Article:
NEARLY half a million people are planning to storm the Area 51 mystery base to see the US government are hiding aliens.
The extra-terrestrial enthusiasts will gather forces in Amargosa Valley, Nevada and do their best to slip past guards and go exploring.
A Facebook event, dubbed “Storm Area 51, They Can’t Stop All of Us,” has nearly 365,000 confirmed attendees, and some 384,000 interested in the mission.
It reads: “We will all meet up at the Area 51 Alien Center tourist attraction and coordinate our entry.
STORM AREA 51
“If we Naruto run” — referring to the widely memed manga character — “we can move faster than their bullets. Let’s see them aliens.”
The meme-inspired event feed has been flooded with hare-brained schemes to break into the heavily guarded government facility, which includes rock throwing and non-stop nagging “can I speak to your manager”.
The call to action is, of course, a joke (hopefully), since Area 51 is infamously secured by barbed fences, radar and heavily armed military personnel.
The 5,000-square-mile desert site has been in operation for more than 60 years and officially fronted as part of the Nevada Test and Training Range (NTTR).
The NTTR is affiliated with the Nellis Air Force Base in Las Vegas Valley, though only recently did the government intelligence recognize Area 51’s existence.
What really goes down on the grounds has yet to be revealed to the public — though many have attempted to uncover its presumed secrets.
Though Area 51 was established in 1955, the mystery began somewhere in the 1980s, when a man claimed to have been employed there and saw scientists engineer an alien aircraft.
Some theorists believe this may have been designed on a UFO that crashed in Roswell, New Mexico, in the late ’40s.
The so-called alien saucer turned out to be an advanced weather balloon, and the man’s story was later found to be fabricated.
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Despite the debunking, the legend has persisted through more tales of highly classified air tests using experimental technology and has firmly established itself as a bona fide conspiracy theory that has captivated stargazers for decades.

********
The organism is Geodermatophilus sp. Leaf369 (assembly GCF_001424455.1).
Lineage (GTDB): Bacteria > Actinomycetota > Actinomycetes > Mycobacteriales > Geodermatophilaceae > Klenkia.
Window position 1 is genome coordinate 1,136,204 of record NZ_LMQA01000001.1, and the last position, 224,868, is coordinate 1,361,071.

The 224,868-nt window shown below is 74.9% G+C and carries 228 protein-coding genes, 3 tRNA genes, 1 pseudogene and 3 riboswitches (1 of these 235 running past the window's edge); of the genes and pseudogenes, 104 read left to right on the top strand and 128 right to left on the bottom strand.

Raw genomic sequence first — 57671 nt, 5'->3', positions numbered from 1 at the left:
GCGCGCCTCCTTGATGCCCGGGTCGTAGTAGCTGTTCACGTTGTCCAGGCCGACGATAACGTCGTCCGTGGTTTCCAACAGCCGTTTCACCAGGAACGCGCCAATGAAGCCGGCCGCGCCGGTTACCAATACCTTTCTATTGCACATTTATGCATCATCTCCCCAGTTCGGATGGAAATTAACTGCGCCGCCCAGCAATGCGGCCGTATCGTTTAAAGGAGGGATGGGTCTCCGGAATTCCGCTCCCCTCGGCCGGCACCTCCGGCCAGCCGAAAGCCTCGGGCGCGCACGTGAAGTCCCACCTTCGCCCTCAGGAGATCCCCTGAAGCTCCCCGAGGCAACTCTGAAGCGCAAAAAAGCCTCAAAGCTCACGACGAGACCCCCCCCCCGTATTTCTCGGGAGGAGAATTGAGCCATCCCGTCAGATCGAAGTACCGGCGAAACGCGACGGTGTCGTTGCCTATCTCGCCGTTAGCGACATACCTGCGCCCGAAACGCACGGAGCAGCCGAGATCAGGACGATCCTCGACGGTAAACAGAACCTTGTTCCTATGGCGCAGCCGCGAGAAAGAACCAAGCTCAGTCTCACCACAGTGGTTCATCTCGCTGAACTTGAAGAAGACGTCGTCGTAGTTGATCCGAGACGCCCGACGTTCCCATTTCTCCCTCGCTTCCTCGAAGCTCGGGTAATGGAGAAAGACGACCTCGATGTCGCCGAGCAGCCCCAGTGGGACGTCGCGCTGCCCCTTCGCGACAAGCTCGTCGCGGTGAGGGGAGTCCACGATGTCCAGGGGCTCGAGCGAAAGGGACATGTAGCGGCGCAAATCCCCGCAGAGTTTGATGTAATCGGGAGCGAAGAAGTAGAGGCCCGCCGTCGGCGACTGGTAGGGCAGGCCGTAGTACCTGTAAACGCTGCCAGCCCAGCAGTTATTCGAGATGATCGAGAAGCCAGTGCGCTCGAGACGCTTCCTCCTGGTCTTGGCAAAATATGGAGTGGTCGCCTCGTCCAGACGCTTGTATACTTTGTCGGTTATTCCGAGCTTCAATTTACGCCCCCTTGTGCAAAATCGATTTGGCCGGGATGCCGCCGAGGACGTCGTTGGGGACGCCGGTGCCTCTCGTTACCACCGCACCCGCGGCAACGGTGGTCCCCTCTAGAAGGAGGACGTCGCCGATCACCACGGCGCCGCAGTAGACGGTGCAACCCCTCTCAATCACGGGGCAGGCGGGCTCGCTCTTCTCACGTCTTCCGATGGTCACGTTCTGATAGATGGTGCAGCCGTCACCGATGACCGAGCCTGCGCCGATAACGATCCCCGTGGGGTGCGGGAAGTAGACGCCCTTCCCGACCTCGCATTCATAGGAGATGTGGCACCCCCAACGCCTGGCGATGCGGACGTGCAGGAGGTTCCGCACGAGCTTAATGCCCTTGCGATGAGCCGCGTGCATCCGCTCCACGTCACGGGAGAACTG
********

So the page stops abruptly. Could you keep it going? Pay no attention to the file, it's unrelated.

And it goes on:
If the “Storm Area 51” caravan goes through with the stunt, they’ll be met by gun-toting guards who have been cleared to stop any intruders at any cost — per the site’s strongly worded signage: “Use of deadly force authorized.”
- A version of this article was originally published on the New York Post.
What is Area 51? The top secret US air base steeped in extra-terrestrial intrigue
AREA 51 is a highly classified US air base in the remote Nevada desert.
It is officially known as Homey Airport, but gained its now famous name from CIA documents that referred to it by the codename Area 51.
The exact purpose of the air base is not known publicly, and the area is heavily restricted.
Trespassers can face huge fines and lengthy prison sentences for setting foot in the zone.
Purchased by the US government in 1955, evidence suggests the site is used as a testing area for experimental aircraft and weapons.
But the secrecy surrounding it has led conspiracy theorists to suggest the area is holding extra-terrestrial secrets.
Theories suggest engineers examine crashed spacecrafts — and even hold meetings with aliens from across the galaxy.
The crash of a weather balloon at Roswell, New Mexico in 1947 sparked wild theories of an alien ship crash.
Some have suggested Area 51 is still storing parts of the crashed ship — or even its alien inhabitants.
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